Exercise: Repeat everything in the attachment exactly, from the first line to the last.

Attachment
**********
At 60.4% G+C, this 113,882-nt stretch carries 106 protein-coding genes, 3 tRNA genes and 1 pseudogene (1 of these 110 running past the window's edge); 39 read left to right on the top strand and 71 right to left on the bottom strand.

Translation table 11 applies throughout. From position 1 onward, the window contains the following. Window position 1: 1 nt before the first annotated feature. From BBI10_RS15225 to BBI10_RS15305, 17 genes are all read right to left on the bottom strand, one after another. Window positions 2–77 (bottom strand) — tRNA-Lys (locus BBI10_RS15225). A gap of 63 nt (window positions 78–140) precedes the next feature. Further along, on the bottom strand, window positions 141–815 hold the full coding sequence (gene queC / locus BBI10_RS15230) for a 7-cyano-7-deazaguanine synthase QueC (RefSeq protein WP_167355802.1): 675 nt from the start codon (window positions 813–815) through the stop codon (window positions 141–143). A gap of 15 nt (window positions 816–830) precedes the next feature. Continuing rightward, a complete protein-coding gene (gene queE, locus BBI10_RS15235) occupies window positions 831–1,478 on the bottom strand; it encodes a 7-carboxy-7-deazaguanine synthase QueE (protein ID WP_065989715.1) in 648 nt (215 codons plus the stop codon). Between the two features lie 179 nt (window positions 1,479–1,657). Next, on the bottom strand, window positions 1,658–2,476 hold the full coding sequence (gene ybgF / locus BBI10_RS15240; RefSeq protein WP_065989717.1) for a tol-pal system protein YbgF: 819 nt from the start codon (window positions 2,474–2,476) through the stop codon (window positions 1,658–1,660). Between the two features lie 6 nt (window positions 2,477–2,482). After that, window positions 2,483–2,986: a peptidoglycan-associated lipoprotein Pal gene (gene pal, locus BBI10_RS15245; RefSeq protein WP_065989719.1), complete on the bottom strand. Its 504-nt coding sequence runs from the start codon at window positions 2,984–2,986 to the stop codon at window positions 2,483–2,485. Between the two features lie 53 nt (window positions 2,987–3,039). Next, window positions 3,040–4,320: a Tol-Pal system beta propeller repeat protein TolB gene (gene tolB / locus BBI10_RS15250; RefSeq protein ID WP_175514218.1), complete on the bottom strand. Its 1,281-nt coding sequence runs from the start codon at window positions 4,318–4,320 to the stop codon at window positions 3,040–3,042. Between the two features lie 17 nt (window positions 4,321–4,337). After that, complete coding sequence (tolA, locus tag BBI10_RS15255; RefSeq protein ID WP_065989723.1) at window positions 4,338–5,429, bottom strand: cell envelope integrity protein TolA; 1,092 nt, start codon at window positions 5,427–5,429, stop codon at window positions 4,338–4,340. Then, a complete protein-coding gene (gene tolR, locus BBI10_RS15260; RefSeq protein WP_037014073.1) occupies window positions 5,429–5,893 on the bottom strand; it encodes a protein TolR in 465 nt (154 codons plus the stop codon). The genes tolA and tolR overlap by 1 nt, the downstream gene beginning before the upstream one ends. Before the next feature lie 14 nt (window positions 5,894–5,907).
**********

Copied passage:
At 60.4% G+C, this 113,882-nt stretch carries 106 protein-coding genes, 3 tRNA genes and 1 pseudogene (1 of these 110 running past the window's edge); 39 read left to right on the top strand and 71 right to left on the bottom strand.

Translation table 11 applies throughout. From position 1 onward, the window contains the following. Window position 1: 1 nt before the first annotated feature. From BBI10_RS15225 to BBI10_RS15305, 17 genes are all read right to left on the bottom strand, one after another. Window positions 2–77 (bottom strand) — tRNA-Lys (locus BBI10_RS15225). A gap of 63 nt (window positions 78–140) precedes the next feature. Further along, on the bottom strand, window positions 141–815 hold the full coding sequence (gene queC / locus BBI10_RS15230) for a 7-cyano-7-deazaguanine synthase QueC (RefSeq protein WP_167355802.1): 675 nt from the start codon (window positions 813–815) through the stop codon (window positions 141–143). A gap of 15 nt (window positions 816–830) precedes the next feature. Continuing rightward, a complete protein-coding gene (gene queE, locus BBI10_RS15235) occupies window positions 831–1,478 on the bottom strand; it encodes a 7-carboxy-7-deazaguanine synthase QueE (protein ID WP_065989715.1) in 648 nt (215 codons plus the stop codon). Between the two features lie 179 nt (window positions 1,479–1,657). Next, on the bottom strand, window positions 1,658–2,476 hold the full coding sequence (gene ybgF / locus BBI10_RS15240; RefSeq protein WP_065989717.1) for a tol-pal system protein YbgF: 819 nt from the start codon (window positions 2,474–2,476) through the stop codon (window positions 1,658–1,660). Between the two features lie 6 nt (window positions 2,477–2,482). After that, window positions 2,483–2,986: a peptidoglycan-associated lipoprotein Pal gene (gene pal, locus BBI10_RS15245; RefSeq protein WP_065989719.1), complete on the bottom strand. Its 504-nt coding sequence runs from the start codon at window positions 2,984–2,986 to the stop codon at window positions 2,483–2,485. Between the two features lie 53 nt (window positions 2,987–3,039). Next, window positions 3,040–4,320: a Tol-Pal system beta propeller repeat protein TolB gene (gene tolB / locus BBI10_RS15250; RefSeq protein ID WP_175514218.1), complete on the bottom strand. Its 1,281-nt coding sequence runs from the start codon at window positions 4,318–4,320 to the stop codon at window positions 3,040–3,042. Between the two features lie 17 nt (window positions 4,321–4,337). After that, complete coding sequence (tolA, locus tag BBI10_RS15255; RefSeq protein ID WP_065989723.1) at window positions 4,338–5,429, bottom strand: cell envelope integrity protein TolA; 1,092 nt, start codon at window positions 5,427–5,429, stop codon at window positions 4,338–4,340. Then, a complete protein-coding gene (gene tolR, locus BBI10_RS15260; RefSeq protein WP_037014073.1) occupies window positions 5,429–5,893 on the bottom strand; it encodes a protein TolR in 465 nt (154 codons plus the stop codon). The genes tolA and tolR overlap by 1 nt, the downstream gene beginning before the upstream one ends. Before the next feature lie 14 nt (window positions 5,894–5,907).